> >   for (i in 1:numdays)
> >     state <- updateState(state,
> >                          jday=temps\$jday[i],temp=temps\$Temp[i],M=numdays,
> >                          p=p,ACT=ACT)
> >   Wtmod <- state[["W"]]
> >   Hgtmod <- state[["Hg"]]
> >   (Wt-Wtmod)^2/Wt + (Hgt-Hgtmod)^2/Hgt
> >   }
> >
> > updateState <- function(state,jday,temp,M,p,ACT) {
> >   # Given W[i-1] and Hg[i-1], want to compute W[i] and Hg[i]
> >   W <- state[["W"]]
> >   Hg <- state[["Hg"]]
> >   # First compute certain parameters: Vc[i-1] ... Expegk[i-1]
> >   Vc <- (CTM-temp)/(CTM-CTO)
> >   Vr <- (RTM-temp)/(RTM-RTO)
> >   C <-      p * CA * W^CB * Vc^Xc * exp(Xc*(1-Vc)) * Pc
> >   ASMR <- ACT * RA * W^RB * Vr^Xa * exp(Xa*(1-Vr))
> >   ...
> >   # Now find W[i] and Hg[i]
> >   Wnew <- if (!(jday==121 && Mat==1)) W+Gr/Ef
> >           else                        W * (1-GSI*1.2)
> >   Hgnew <- a*Hgp*C*(1-Expegk)/(Pc*W*EGK) + Hg*Expegk
> >   c(W=Wnew,Hg=Hgnew)
> >   }
> >
> > In this code, I do not attempt to keep the entire array in memory. All I
> > need to know at each iteration is the value of state=(W,Hg) at time i-1,
> > and from this I compute the new value at time i.
> >
> > 3. You use some thoroughly weird code to read in a table. You should add a
> > row to the top of your table with variable names, then just use
> >   temps <- read.table("TEMP.DAT", header=TRUE)
> >   temps\$Vc <- (CTM-temps\$temp)/(CTM-CTO)
> > This would also avoid leaving global variables (like Day) hanging around
> > the place. Global variables cause confusion: see the next point.
> >
> > 4. Here are some lines taken from your code.
> >
> > p <- NULL
> > ACT <- NULL
> >
> > #starting values for p, ACT
> > p <- 1
> > ACT <- 2
> >
> > f <- function (q)
> >   {
> >   F[i]<- (FA*((comp[i,3])^FB)*(exp(FG*p))*C[i])
> >   # (and ACT is never referred to)
> >   }
> >
> > Why did you define p<-NULL and ACT<-NULL at the top? Those definitions are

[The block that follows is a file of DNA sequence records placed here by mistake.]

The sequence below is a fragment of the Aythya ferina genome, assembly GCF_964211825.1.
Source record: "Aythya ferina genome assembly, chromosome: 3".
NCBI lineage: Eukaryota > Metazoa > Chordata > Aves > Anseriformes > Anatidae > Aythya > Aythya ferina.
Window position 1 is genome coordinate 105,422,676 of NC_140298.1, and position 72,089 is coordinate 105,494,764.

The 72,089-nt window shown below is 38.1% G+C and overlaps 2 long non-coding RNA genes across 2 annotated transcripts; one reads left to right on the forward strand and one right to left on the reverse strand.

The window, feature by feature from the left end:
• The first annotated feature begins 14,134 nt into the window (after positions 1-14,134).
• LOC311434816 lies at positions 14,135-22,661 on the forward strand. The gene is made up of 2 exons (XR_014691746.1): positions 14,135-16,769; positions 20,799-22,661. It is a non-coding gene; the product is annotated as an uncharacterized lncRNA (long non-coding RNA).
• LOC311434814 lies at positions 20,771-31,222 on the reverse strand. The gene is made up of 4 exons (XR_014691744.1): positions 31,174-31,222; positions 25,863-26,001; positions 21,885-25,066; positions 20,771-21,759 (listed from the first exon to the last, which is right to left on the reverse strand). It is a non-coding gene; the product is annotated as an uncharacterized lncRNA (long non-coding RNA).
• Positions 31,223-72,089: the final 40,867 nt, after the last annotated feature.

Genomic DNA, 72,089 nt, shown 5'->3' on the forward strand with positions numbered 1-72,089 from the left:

> > irrelevant, because they are overridden by p<-1 and ACT<-2.
> >
> > In the body of your function f, in defining F[i], you refer to the
> > variable p. The only assignment to p is in the line p<-1. I strongly
> > suspect this is an error. Probably you want to refer to q[1]. The best way
> > to do this (as you can see from my code above) is to define p and ACT at
> > the beginning of f.
> >
> > 5. Some minor comments on code. It's unwise to use T or F as variable
> > names in R, because of the potential for confusion with S-Plus, which uses
> > them for TRUE and False. Also, you don't need all those brackets: A*(B*C)
> > is the same as A*B*C, and ((A/B)/C) is more transparently written as
> > A/(B*C). Also, you should indent your code, since otherwise you'll just
> > confuse yourself and other people.
> >
> > 6. I've written a version of the code which takes all these comments into
> > account. It doesn't agree with your Excel solution. You haven't given us
> > enough real data for me to work out if there's a bug in my code or if the
> > Excel solution is wrong. Once you have worked out a function f which you
> > know to be correct (checked by drawing a contour plot), if you have any
> > more problems, share it with us and we may be able to help.
> >
> > Damon Wischik.
> >
> > ______________________________________________
> > R-help at stat.math.ethz.ch mailing list
> > https://www.stat.math.ethz.ch/mailman/listinfo/r-help
> >
>
> ______________________________________________
> R-help at stat.math.ethz.ch mailing list
> https://www.stat.math.ethz.ch/mailman/listinfo/r-help
>

--
Brian D. Ripley,                  ripley at stats.ox.ac.uk
Professor of Applied Statistics,  http://www.stats.ox.ac.uk/~ripley/
University of Oxford,             Tel:  +44 1865 272861 (self)
1 South Parks Road,                     +44 1865 272866 (PA)
Oxford OX1 3TG, UK                Fax:  +44 1865 272595